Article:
Better late than never they say!
Hearthstone: Heroes of Warcraft never stood a chance. Or so I though because my natural instinct was to side with the one trading card game (TCG) I’ve known for years. But the more I heard of this game, the more I wanted to play. Days later, I downloaded my free copy. I quickly learned that Hearthstone is the most natural free-to-play games out there, and not to spoil the end of this review, but I love it.
It is just absurd how fun this game is. Hearthstone’s presentation is very colorful, it gives the game that World of Warcraft look that some players can relate to, but it isn’t for everyone. The cute houses and the pretty waterfalls that decorate the perimeter of the battlefield (or board) can make Hearthstone look like a child’s book. Granted, this is done to achieve that WoW look and feel, but some gamers may avoid it like a plague.
If you look pass Hearthstone’s style, you begin to understand why the developers chose it instead Blizzard’s other games like StarCraft or Diablo. This is a friendly, approachable game that everyone can come into and have fun. The game doesn’t even take itself seriously. At one point, it will be making fun of its own shenanigans. It’s quite funny, actually.
When you first start the game, you’re dropped into a rather lengthy tutorial, but it feels nothing like one. The guys at Blizzard have done an amazing job at teaching you the rules of the game without holding your hand every step of the way.
By playing the tutorial you’ll begin to appreciate the simplicity of Hearthstone’s gameplay. The fast-paced commotion going on all over you as cards take effect gives you a thrilling, twitchy feeling that can’t be matched by other TCG video games. This game is fast, simple, but strategy is at its core, and you can certainly make a comeback with a few well-placed strategic moves.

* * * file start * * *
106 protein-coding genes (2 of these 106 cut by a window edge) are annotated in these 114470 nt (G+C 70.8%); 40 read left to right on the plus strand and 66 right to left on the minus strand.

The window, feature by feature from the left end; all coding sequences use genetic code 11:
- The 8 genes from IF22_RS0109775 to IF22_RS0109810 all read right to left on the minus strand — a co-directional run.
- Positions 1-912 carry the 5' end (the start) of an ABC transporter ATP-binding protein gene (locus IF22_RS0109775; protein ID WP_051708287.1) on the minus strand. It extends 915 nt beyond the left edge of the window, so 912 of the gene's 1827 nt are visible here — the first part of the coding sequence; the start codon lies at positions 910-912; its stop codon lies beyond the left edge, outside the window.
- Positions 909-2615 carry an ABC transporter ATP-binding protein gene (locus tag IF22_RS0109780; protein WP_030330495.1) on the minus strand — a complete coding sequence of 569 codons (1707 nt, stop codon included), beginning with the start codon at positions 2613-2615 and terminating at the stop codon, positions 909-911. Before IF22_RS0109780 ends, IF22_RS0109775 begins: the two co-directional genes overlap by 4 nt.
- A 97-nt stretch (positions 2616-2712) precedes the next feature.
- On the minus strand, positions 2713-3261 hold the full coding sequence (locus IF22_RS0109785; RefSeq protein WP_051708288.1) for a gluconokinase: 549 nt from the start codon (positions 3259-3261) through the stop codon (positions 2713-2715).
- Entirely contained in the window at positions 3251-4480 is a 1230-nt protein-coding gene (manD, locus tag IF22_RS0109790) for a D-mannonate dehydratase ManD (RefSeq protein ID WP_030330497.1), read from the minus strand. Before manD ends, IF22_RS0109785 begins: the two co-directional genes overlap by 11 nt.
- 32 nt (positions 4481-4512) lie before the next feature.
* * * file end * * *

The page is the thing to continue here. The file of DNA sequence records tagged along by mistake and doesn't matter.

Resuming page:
Don’t judge the game based on the first few stages of the tutorial because after it, the playground is opened wide and the level of strategic planning can get quite deep. Once in a while, though, it will come down to the luck of the draw. Drawing that one card you needed to turn the table at the very last second can completely change the match.
Once the tutorial ends, Hearthstone’s game modes open up. They are shallow, but since it’s a trading card game, I won’t hold it against it. Play mode has you duel with another person online on either ranked or unranked matches that earn you levels, in-game currency and sometimes you also get new card packs. Practice mode is basically your single player experience where you can hone your skills, earn a few levels and new cards along the way. Duel mode is the mode where you can challenge your friends within BattleNet.
Then there is Arena, Arena is Hearthstone’s very unique risk/reward mode where you have to pay with in-game money or real money in order to participate. The mode has you construct a deck from a random pile of cards and play with that deck for a series of duels. If you successfully accomplish this feat, you’ll earn gold, Arcane Dust, special cards, and golden heroes.
Arena showcases one of Hearthstone’s great uses of the free-to-play model. You can play Practice mode and Play mode for free as many times as you want, but you can buy new card packs and other items with in-game currency or real-world money. This is a smart and natural way to tackle the Free-to-Play model because in the real world, you would also buy extra card packs, decks, and so on. The only concern is that they keep things balanced between the new cards and your standard starting deck.
Hearthstone: Heroes of Warcraft is a solid TCG that triumphs over the competition by offering a fun, fast, simple, and progressively intricate experience. While there is not much to buy on the game’s store at this moment, Blizzard will most certainly support the game for years to come, giving us a vast variety of goodies. At the end of the day, Hearthstone will give you an endless fix to your TCG cravings.